Silicon Biz Blog
By Donovan Farnham
Since the economic downturn of 2008, business has had a slow climb back in the United States and abroad.
But what about in a place that had unprecedented growth, where it seemed like the sky was the limit, literally, for its buildings and businesses, such as Dubai and other United Arab Emirate cities?
While on a documentary trip with San Jose State’s journalism program I had a chance to sit down with assistant business editor Sean Cronin of the Abu-Dhabi based newspaper The National and talk about how business is going in the area and what’s in store for the country.
Cronin said that in 2008 the UAE got a double hit — the global recession and the city’s own property bubble bursting. This led to a drop in construction that, in turn, led to an exodus of the work force because residency in the UAE is tied to employment, which led to companies scaling down in size.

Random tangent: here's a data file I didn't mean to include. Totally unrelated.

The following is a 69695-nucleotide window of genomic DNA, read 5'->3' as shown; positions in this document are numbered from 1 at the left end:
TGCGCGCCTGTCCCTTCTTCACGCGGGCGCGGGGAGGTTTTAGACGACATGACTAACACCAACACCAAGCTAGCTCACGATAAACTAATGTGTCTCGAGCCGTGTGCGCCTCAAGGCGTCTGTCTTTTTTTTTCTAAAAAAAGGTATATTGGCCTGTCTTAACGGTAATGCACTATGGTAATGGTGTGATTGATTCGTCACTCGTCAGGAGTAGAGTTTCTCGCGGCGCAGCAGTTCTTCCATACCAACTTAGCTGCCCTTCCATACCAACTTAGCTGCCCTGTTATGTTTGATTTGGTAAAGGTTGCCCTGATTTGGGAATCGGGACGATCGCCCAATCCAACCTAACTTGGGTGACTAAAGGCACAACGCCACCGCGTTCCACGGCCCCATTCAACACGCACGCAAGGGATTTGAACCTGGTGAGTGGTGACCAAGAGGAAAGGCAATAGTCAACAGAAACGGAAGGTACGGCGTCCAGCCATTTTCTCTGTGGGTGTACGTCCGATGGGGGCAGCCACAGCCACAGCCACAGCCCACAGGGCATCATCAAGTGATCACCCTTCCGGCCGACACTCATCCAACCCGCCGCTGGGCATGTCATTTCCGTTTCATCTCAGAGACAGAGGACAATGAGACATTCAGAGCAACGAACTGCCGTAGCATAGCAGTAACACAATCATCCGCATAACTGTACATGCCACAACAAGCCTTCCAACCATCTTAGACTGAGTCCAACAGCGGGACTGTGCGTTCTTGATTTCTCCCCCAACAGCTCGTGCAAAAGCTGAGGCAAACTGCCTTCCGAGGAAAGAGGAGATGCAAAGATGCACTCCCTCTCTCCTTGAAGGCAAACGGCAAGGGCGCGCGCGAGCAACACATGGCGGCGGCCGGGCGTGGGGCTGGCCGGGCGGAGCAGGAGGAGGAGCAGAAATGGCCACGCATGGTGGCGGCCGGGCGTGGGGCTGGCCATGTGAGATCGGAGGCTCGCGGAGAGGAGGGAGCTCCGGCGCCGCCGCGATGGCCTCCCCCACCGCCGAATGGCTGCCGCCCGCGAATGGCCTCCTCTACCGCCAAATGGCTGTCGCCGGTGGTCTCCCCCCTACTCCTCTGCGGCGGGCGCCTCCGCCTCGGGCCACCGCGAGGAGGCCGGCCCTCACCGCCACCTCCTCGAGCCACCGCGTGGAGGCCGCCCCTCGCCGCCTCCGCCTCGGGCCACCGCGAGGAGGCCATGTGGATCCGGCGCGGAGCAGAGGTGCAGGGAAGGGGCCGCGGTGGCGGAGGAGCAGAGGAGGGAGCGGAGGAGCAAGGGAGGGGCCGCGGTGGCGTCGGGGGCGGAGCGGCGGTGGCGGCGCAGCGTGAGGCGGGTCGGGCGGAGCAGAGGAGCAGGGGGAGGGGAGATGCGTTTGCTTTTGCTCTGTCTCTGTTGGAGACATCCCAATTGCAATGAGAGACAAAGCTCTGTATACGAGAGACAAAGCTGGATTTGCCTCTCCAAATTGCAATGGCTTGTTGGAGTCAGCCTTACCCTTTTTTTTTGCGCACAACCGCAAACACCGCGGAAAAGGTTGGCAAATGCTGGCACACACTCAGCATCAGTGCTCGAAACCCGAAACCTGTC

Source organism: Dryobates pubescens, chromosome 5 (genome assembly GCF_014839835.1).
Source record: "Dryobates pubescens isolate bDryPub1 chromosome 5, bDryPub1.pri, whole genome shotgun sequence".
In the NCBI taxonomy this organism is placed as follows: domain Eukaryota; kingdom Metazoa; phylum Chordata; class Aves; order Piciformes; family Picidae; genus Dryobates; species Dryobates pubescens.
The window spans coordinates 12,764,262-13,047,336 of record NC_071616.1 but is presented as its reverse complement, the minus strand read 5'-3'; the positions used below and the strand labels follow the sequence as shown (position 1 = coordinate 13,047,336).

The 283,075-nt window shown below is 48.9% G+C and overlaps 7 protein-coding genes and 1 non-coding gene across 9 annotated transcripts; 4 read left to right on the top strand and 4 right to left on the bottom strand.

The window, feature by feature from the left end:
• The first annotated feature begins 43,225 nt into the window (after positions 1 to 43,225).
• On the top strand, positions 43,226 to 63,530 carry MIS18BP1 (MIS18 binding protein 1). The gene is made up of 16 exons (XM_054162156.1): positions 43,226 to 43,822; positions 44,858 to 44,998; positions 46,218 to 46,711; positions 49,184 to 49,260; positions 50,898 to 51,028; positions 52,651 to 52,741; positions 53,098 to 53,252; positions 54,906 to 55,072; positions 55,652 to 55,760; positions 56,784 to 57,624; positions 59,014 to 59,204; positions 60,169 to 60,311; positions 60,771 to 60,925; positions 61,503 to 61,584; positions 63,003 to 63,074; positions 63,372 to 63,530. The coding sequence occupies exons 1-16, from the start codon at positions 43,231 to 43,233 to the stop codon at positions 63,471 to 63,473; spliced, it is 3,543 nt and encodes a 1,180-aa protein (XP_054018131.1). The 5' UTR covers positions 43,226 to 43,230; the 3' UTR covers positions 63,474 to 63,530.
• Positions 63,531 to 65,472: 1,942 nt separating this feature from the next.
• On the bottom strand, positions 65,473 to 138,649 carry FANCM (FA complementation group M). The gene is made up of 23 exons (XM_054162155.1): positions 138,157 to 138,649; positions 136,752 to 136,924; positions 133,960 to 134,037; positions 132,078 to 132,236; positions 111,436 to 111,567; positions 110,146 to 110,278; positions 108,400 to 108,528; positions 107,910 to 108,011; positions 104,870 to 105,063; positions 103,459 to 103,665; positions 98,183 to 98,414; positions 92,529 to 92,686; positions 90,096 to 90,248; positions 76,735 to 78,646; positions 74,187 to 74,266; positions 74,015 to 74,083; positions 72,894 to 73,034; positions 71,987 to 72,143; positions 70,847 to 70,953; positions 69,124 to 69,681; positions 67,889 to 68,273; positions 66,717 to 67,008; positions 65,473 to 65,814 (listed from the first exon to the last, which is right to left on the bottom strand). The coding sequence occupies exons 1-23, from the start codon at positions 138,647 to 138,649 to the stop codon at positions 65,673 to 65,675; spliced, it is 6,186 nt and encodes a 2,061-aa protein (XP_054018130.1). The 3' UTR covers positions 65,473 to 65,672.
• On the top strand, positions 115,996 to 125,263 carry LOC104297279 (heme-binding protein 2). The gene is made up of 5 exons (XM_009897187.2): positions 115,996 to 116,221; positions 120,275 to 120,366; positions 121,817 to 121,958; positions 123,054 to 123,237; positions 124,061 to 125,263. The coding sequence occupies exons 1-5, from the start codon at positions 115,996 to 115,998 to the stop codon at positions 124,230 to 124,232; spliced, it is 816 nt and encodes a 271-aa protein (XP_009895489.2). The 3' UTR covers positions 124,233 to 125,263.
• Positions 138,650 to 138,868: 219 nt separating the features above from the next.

Fast forward two years and Cronin said real estate hasn’t recovered because of over building of the area, which was the result of buying too much real estate on speculation and too much property flipping.
But, on the upside of the crash, prices in Dubai have come down and the area is now in the reach of companies that wouldn’t have been able to serve the surrounding Persian Gulf region.
This has caused an increase of companies that have moved into Dubai in the last year.
Cronin said this also has let Abu Dhabi and Dubai reset itself from the rapid real estate boom and bring its focus back to the bread and butter of the economy: oil and trade.
Cronin said the cities, ports and business parks that are associated with trade are seeing an increase in business as global trade has started to rebounded during the last 12 months.